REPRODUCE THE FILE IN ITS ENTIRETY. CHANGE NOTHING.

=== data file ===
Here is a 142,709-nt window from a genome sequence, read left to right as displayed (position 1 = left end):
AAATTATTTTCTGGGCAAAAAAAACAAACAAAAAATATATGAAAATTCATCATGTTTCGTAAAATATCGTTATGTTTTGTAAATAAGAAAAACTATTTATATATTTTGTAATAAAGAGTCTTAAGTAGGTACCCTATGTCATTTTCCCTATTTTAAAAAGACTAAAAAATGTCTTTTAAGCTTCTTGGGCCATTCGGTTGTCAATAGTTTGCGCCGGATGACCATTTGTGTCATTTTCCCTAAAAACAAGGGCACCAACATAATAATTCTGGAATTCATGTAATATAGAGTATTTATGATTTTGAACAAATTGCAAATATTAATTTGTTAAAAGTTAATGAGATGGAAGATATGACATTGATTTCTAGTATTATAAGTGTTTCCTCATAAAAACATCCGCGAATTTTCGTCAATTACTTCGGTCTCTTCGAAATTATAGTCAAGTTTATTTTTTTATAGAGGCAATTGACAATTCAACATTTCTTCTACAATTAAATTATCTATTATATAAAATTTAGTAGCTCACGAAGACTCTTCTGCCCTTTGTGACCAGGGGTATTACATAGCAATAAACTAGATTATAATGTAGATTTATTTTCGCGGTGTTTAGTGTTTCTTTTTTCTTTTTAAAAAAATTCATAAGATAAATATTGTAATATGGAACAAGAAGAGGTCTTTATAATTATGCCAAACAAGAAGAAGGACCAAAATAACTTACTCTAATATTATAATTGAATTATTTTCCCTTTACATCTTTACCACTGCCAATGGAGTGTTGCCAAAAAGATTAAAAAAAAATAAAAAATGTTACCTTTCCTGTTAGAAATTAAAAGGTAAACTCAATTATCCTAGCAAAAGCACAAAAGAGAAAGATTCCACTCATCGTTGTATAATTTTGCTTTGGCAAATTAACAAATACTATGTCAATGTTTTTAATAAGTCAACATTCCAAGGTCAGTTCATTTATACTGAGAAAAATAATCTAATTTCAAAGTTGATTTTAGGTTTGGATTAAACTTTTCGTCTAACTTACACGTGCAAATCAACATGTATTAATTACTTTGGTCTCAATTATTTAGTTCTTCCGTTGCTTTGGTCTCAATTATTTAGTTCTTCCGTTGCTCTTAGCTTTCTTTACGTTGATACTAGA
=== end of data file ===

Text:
Here is a 142,709-nt window from a genome sequence, read left to right as displayed (position 1 = left end):
AAATTATTTTCTGGGCAAAAAAAACAAACAAAAAATATATGAAAATTCATCATGTTTCGTAAAATATCGTTATGTTTTGTAAATAAGAAAAACTATTTATATATTTTGTAATAAAGAGTCTTAAGTAGGTACCCTATGTCATTTTCCCTATTTTAAAAAGACTAAAAAATGTCTTTTAAGCTTCTTGGGCCATTCGGTTGTCAATAGTTTGCGCCGGATGACCATTTGTGTCATTTTCCCTAAAAACAAGGGCACCAACATAATAATTCTGGAATTCATGTAATATAGAGTATTTATGATTTTGAACAAATTGCAAATATTAATTTGTTAAAAGTTAATGAGATGGAAGATATGACATTGATTTCTAGTATTATAAGTGTTTCCTCATAAAAACATCCGCGAATTTTCGTCAATTACTTCGGTCTCTTCGAAATTATAGTCAAGTTTATTTTTTTATAGAGGCAATTGACAATTCAACATTTCTTCTACAATTAAATTATCTATTATATAAAATTTAGTAGCTCACGAAGACTCTTCTGCCCTTTGTGACCAGGGGTATTACATAGCAATAAACTAGATTATAATGTAGATTTATTTTCGCGGTGTTTAGTGTTTCTTTTTTCTTTTTAAAAAAATTCATAAGATAAATATTGTAATATGGAACAAGAAGAGGTCTTTATAATTATGCCAAACAAGAAGAAGGACCAAAATAACTTACTCTAATATTATAATTGAATTATTTTCCCTTTACATCTTTACCACTGCCAATGGAGTGTTGCCAAAAAGATTAAAAAAAAATAAAAAATGTTACCTTTCCTGTTAGAAATTAAAAGGTAAACTCAATTATCCTAGCAAAAGCACAAAAGAGAAAGATTCCACTCATCGTTGTATAATTTTGCTTTGGCAAATTAACAAATACTATGTCAATGTTTTTAATAAGTCAACATTCCAAGGTCAGTTCATTTATACTGAGAAAAATAATCTAATTTCAAAGTTGATTTTAGGTTTGGATTAAACTTTTCGTCTAACTTACACGTGCAAATCAACATGTATTAATTACTTTGGTCTCAATTATTTAGTTCTTCCGTTGCTTTGGTCTCAATTATTTAGTTCTTCCGTTGCTCTTAGCTTTCTTTACGTTGATACTAGA